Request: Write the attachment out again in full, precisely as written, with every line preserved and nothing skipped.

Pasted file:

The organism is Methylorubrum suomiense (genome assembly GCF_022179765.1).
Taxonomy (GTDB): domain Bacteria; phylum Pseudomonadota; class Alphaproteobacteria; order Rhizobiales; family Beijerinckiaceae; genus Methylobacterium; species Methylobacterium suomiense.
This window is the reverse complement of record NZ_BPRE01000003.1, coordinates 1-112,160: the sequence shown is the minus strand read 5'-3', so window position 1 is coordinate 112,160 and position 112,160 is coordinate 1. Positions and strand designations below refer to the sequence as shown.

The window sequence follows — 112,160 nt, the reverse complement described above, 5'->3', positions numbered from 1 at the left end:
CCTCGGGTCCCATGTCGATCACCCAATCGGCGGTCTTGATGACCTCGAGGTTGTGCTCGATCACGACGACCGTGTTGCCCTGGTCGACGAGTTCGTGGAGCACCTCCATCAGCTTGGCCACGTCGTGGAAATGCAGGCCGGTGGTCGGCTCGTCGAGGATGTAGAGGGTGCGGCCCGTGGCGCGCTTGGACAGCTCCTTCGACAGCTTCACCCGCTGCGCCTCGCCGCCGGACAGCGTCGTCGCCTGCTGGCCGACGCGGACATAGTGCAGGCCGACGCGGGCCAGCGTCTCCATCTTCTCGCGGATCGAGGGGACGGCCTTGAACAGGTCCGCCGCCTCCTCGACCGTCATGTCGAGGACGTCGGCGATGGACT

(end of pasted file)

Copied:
The organism is Methylorubrum suomiense (genome assembly GCF_022179765.1).
Taxonomy (GTDB): domain Bacteria; phylum Pseudomonadota; class Alphaproteobacteria; order Rhizobiales; family Beijerinckiaceae; genus Methylobacterium; species Methylobacterium suomiense.
This window is the reverse complement of record NZ_BPRE01000003.1, coordinates 1-112,160: the sequence shown is the minus strand read 5'-3', so window position 1 is coordinate 112,160 and position 112,160 is coordinate 1. Positions and strand designations below refer to the sequence as shown.

The window sequence follows — 112,160 nt, the reverse complement described above, 5'->3', positions numbered from 1 at the left end:
CCTCGGGTCCCATGTCGATCACCCAATCGGCGGTCTTGATGACCTCGAGGTTGTGCTCGATCACGACGACCGTGTTGCCCTGGTCGACGAGTTCGTGGAGCACCTCCATCAGCTTGGCCACGTCGTGGAAATGCAGGCCGGTGGTCGGCTCGTCGAGGATGTAGAGGGTGCGGCCCGTGGCGCGCTTGGACAGCTCCTTCGACAGCTTCACCCGCTGCGCCTCGCCGCCGGACAGCGTCGTCGCCTGCTGGCCGACGCGGACATAGTGCAGGCCGACGCGGGCCAGCGTCTCCATCTTCTCGCGGATCGAGGGGACGGCCTTGAACAGGTCCGCCGCCTCCTCGACCGTCATGTCGAGGACGTCGGCGATGGACT